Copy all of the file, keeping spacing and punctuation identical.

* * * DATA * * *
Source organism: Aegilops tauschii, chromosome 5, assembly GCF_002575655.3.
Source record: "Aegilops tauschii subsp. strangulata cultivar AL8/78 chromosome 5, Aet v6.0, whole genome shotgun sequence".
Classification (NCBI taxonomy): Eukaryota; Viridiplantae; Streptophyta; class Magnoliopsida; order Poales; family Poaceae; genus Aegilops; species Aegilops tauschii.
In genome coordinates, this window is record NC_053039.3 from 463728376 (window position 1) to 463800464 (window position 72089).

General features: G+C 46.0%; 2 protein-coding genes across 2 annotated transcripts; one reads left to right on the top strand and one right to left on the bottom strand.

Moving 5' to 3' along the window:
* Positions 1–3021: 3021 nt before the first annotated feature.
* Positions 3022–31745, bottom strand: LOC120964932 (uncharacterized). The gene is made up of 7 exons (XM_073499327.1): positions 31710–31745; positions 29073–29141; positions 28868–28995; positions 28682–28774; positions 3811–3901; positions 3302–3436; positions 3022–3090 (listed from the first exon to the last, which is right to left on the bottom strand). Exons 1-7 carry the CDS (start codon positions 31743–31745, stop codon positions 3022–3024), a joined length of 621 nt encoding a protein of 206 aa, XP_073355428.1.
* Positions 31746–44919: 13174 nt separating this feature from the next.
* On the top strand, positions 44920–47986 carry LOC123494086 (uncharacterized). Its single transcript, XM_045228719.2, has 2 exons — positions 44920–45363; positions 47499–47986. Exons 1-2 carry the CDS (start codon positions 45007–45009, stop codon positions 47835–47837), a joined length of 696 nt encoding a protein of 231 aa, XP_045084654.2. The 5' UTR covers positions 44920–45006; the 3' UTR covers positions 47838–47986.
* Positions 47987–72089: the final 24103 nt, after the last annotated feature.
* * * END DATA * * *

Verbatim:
Source organism: Aegilops tauschii, chromosome 5, assembly GCF_002575655.3.
Source record: "Aegilops tauschii subsp. strangulata cultivar AL8/78 chromosome 5, Aet v6.0, whole genome shotgun sequence".
Classification (NCBI taxonomy): Eukaryota; Viridiplantae; Streptophyta; class Magnoliopsida; order Poales; family Poaceae; genus Aegilops; species Aegilops tauschii.
In genome coordinates, this window is record NC_053039.3 from 463728376 (window position 1) to 463800464 (window position 72089).

General features: G+C 46.0%; 2 protein-coding genes across 2 annotated transcripts; one reads left to right on the top strand and one right to left on the bottom strand.

Moving 5' to 3' along the window:
* Positions 1–3021: 3021 nt before the first annotated feature.
* Positions 3022–31745, bottom strand: LOC120964932 (uncharacterized). The gene is made up of 7 exons (XM_073499327.1): positions 31710–31745; positions 29073–29141; positions 28868–28995; positions 28682–28774; positions 3811–3901; positions 3302–3436; positions 3022–3090 (listed from the first exon to the last, which is right to left on the bottom strand). Exons 1-7 carry the CDS (start codon positions 31743–31745, stop codon positions 3022–3024), a joined length of 621 nt encoding a protein of 206 aa, XP_073355428.1.
* Positions 31746–44919: 13174 nt separating this feature from the next.
* On the top strand, positions 44920–47986 carry LOC123494086 (uncharacterized). Its single transcript, XM_045228719.2, has 2 exons — positions 44920–45363; positions 47499–47986. Exons 1-2 carry the CDS (start codon positions 45007–45009, stop codon positions 47835–47837), a joined length of 696 nt encoding a protein of 231 aa, XP_045084654.2. The 5' UTR covers positions 44920–45006; the 3' UTR covers positions 47838–47986.
* Positions 47987–72089: the final 24103 nt, after the last annotated feature.